To appreciate this phenomenon, it’s important to realize how ubiquitous smartphones are in our lives. According to a 2015 Pew Research report, almost two-thirds of American adults now own smartphones and use them to explore the internet regularly. Younger people, under age 29 are the most frequent users, and 90% of the youngest adults between ages 18 and 24 check their phones every hour for messages from friends or co-workers.
Over two-thirds of all adults are finding health information with smartphones, and over 50% are conducting banking transactions, and indicate that they would need their smartphone to handle life emergency situations.
We’re sharing pictures with one another, participating in social media such as Facebook and Twitter, downloading apps to help us navigate while we drive, and playing games on our smartphones. Smartphone use happens everywhere – during commutes to and from work, in the bathroom, and in the bed. Yes, that’s correct, 71% of respondents to a recent Bank of America survey reported that they sleep with their smartphones!
Negative Feelings Associated with Heavy Smartphone Usage
It’s clear that many Americans are reliant, and even addicted to their smartphones. While the technology has become integral to so many aspects of our lives, this reliance begs the question – is there a darker side to dependence on smartphone technology? Numerous studies reveal feelings of pressure, isolation, and stress among the heaviest smartphone users.
A CBS study from November 2015, for example, reveals that Millennials have several worries about smartphones. It states that over 80 percent “…worry that if they don’t keep up with the latest technologies, they’ll be less employable. That’s compared with 77 percent of adults across all age groups.”
Indiana State University psychology professor, Dr. Virgil Sheets, suggests what others have suspected. The need to be up-to-date with social media fosters a tendency to compare oneself to others. Heavy smartphone users ask themselves, “Am I keeping up with my peers?” “Are they reading my posts?” “Do they value me?” If these questions cannot be answered affirmatively, many feel the pressure to foster their online social connections.
It would seem that smartphones connect people then, right? Well, yes and no. Certainly they facilitate interactions with friends and acquaintances, but not necessarily at a level that creates emotional satisfaction. Scientific American confirmed this a few years ago when it cited a University of Essex research project by Przybylski and Weinstein. These researchers found that just having a mobile phone nearby while conversing with others interferes with establishing a personal connection with another person. “The presence of the cell phone had no effect on relationship quality, trust, and empathy, but only if the pair discussed the causal topic,”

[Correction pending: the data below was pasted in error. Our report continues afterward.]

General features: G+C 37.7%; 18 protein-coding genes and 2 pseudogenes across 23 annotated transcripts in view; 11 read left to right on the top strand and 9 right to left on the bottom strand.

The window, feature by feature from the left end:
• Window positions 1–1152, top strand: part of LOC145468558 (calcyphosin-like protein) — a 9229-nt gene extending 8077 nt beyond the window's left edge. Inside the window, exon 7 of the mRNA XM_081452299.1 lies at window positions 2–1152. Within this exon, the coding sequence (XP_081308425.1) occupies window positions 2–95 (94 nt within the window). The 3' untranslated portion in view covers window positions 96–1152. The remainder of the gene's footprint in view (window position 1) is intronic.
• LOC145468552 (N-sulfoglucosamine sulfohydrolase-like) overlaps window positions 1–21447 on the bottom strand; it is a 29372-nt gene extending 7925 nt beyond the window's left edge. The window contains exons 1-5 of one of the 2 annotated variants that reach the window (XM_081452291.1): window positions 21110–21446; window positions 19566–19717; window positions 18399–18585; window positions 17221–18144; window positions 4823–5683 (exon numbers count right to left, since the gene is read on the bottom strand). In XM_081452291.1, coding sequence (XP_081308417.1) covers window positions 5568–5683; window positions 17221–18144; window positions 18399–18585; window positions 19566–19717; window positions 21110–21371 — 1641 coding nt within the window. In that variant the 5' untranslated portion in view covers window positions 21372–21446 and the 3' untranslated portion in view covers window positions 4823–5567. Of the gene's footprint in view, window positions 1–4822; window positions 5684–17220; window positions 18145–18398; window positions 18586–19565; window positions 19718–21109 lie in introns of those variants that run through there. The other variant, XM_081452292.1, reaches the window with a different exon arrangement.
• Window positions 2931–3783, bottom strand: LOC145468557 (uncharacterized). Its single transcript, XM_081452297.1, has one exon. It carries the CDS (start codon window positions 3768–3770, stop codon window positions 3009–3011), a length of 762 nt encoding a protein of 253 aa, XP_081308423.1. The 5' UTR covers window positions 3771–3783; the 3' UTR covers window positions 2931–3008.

If you’re chatting about the weather with a friend, that is, your smartphone may not detract from the social interaction. However, if you are discussing important plans, or deeper topics, rapport can suffer because of the potential distraction of a call or app notification. In these situations, presence of your smarthpone results in less connection with the other person, or increased isolation. As a recent CBS survey found, 88 percent of smartphone users claim that the technology has “brought them closer to people,” but at the same time opined their relationships overall would be less “authentic” in the future.
Smartphone apps can make one more productive by facilitating all types of business and communications tasks. If you consider that video viewing and other visual entertainment smartphone applications have grown in popularity recently, it becomes clear that our smartphones are keeping our brains very, very busy. Nielsen Media Research found that most people used about 26.8 smarthpone apps each month in 2013, and confirms the time we spend doing this is increasing. Americans are multitasking like never before with their smartphones.
Multitaskers may have moments of satisfaction completing several tasks while watching TV or commuting to work, but that is frequently offset with feelings of stress. Scientists explain that the human brain isn’t really built for multitasking. Consider what Stanford University Clifford Nass, Professor of Communication, has to say about it: “Research shows that multitasking lessens your ability to focus on what is relevant. Your phone makes you feel like you have to respond, which then increases your stress and harms your cognitive thinking.”
If smartphone use is adding to our feelings of pressure, stress, and isolation in life, what should we do about it? In a phrase – we need to take control of how we use technology, rather than let the technology control us. Above all, be aware of how smartphone technology is affecting your mood. Make conscious decisions as to when and how you will use your smartphone. Don’t be constantly pulled in out of habit or impulse. Technology can make our lives better. Increasing the awareness of how smartphones affect our moods is part of that effort.